Turkey at Risk
Syrian Deputy Foreign Minister Faisal al-Mekdad, in an interview this week with The Wall Street Journal, warned Turkey, Israel and Jordan about participating in an attack on Syria.
Mekdad said that Iran and Russia are behind Syria in the event of a US strike, adding: “We are being supplied until this minute with Russian arms to defend ourselves.”
A possible Syrian retaliation against US allies would put the Obama administration right back on the spot about its role in the Syria war. Former CIA Director Michael Hayden told CNN, “you can’t believe this is one and done,” despite the US interest in keeping the strike ‘limited.’
The New York Times reported last week that US President Barack Obama had directed the White House for an expanded list of targets in Syria. According to the Times, the strikes, which could include bombers as well as missiles, “would be aimed not at the chemical stockpiles themselves — risking a potential catastrophe — but rather the military units that have stored and prepared the chemical weapons and carried the attacks against Syrian rebels, as well as the headquarters overseeing the effort, and the rockets and artillery that have launched the attacks.”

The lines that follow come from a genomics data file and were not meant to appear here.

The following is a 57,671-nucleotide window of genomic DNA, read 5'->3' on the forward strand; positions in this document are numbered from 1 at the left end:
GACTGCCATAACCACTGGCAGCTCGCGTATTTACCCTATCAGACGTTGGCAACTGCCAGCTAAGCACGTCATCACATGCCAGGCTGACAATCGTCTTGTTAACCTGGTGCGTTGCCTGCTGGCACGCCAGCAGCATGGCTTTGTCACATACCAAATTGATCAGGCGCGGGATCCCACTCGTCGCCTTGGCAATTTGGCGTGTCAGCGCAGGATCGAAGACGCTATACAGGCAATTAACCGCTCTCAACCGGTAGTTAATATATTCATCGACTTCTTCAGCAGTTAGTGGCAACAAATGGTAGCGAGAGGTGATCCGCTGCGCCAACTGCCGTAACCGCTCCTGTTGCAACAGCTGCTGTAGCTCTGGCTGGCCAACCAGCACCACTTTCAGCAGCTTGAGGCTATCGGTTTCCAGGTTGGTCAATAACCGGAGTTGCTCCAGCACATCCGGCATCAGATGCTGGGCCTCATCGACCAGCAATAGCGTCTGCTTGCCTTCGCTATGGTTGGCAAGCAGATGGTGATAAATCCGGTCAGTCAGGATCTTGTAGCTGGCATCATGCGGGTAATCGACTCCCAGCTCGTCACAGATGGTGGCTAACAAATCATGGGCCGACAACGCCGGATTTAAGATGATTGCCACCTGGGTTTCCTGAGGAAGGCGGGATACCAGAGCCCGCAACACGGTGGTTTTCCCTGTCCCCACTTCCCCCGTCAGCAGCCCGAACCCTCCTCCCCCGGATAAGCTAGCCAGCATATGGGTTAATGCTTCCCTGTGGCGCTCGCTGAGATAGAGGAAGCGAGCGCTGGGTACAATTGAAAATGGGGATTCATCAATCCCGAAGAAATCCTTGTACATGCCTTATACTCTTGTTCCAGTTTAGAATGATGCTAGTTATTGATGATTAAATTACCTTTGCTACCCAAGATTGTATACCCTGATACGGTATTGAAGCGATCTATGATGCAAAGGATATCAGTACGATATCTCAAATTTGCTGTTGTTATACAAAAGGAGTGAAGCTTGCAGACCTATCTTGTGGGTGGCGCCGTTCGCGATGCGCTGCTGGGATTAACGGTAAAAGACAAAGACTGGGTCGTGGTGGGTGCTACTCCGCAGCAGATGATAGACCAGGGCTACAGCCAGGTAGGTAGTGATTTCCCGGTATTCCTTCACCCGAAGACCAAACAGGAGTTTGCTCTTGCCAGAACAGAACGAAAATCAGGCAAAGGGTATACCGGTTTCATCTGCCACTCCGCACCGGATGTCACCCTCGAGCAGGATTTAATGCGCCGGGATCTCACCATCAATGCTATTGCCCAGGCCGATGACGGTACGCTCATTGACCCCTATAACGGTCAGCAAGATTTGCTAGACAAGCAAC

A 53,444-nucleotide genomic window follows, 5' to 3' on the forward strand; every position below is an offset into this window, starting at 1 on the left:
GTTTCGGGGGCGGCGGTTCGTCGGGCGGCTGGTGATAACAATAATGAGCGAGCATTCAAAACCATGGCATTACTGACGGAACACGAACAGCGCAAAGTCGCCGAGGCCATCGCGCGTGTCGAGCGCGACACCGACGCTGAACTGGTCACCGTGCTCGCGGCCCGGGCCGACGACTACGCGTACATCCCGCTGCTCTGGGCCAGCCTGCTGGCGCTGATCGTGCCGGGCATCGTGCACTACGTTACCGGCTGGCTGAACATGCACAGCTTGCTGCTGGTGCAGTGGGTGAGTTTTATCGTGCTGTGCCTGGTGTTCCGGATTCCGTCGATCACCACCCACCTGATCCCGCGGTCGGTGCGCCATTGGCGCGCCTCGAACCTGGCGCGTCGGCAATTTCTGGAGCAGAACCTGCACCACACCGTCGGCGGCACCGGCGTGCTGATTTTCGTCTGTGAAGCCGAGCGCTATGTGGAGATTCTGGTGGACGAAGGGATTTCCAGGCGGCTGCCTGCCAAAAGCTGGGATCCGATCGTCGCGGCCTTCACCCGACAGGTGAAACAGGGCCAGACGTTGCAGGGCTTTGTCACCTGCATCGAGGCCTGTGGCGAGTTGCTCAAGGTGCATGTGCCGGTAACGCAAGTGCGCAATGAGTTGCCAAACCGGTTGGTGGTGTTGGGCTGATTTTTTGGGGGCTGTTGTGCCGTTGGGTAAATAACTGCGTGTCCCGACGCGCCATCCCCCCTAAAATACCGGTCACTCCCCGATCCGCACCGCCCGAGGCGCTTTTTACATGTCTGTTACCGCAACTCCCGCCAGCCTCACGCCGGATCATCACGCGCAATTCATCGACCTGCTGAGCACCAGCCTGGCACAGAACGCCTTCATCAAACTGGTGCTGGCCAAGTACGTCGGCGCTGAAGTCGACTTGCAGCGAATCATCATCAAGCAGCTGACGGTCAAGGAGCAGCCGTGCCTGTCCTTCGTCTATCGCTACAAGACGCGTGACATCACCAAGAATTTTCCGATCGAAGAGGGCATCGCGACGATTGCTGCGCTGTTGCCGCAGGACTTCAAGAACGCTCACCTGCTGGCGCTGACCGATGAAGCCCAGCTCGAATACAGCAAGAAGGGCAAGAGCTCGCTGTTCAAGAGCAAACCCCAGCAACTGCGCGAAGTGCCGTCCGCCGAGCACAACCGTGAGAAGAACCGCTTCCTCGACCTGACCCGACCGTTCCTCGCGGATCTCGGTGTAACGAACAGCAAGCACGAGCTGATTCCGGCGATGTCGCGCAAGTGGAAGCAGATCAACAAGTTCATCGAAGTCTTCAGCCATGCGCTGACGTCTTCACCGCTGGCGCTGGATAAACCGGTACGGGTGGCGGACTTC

Perhaps muddying the question of ‘limited strike’ further is the draft resolution passed by a vote of 10-7 in the Senate Foreign Relations Committee, which included a ‘statement of policy’ introduced by Sens. John McCain, R-Ariz., and Chris Coons, D-Del., calling for “changing momentum on battlefield.”
While a “statement of policy” in a congressional resolution is not considered legally binding on the president, US Secretary of State John Kerry seemed to encourage this line of thinking in his testimony before the committee on Sept. 3, when he said that that the “downstream” effect of a US strike would redound to the benefit of opposition forces.
The latest Gallup poll reveals that 36% of Americans support a military strike on Syria and 51% oppose. Obama will speak on Tuesday [Sept. 10] about Syria.
As Semih Idiz writes, Turkey, as a consequence of an attack on Syria, could face an influx of Syrian refugees, which already number more than 500,000. Both Idiz and Kadri Gursel warn that Turkey’s deeper involvement in Syria could have domestic repercussions for Prime Minister Recep Tayyip Erdogan. A recent poll reveals that 72% of Turks oppose military intervention in Syria. Turkey was rocked by anti-government demonstrations in May 2013 in response to Erdogan’s domestic policies, as Orhan Cengiz reviews this week.
Idiz recounts two reasons why Turks may question the continued bravado of the AK party on Syria. First is the June 2012 shootdown of an F-4 reconnaissance jet over Syrian airspace, killing the two pilots. Second is the May 2013 bombing in Reyhanli, a Turkish border town, in which 53 were killed and scores wounded.
And there are Damascus’s ties to the Kurdistan Workers Party (PKK). Erdogan’s peace initiative with the PKK and overall Kurdish strategy hangs by a thread because of talk of war in Syria, as Fehim Tastekin reports for Al-Monitor.
Andrea Glioti reports for Al-Monitor from Amuda, Syria, on the situation in Syrian Kurdistan.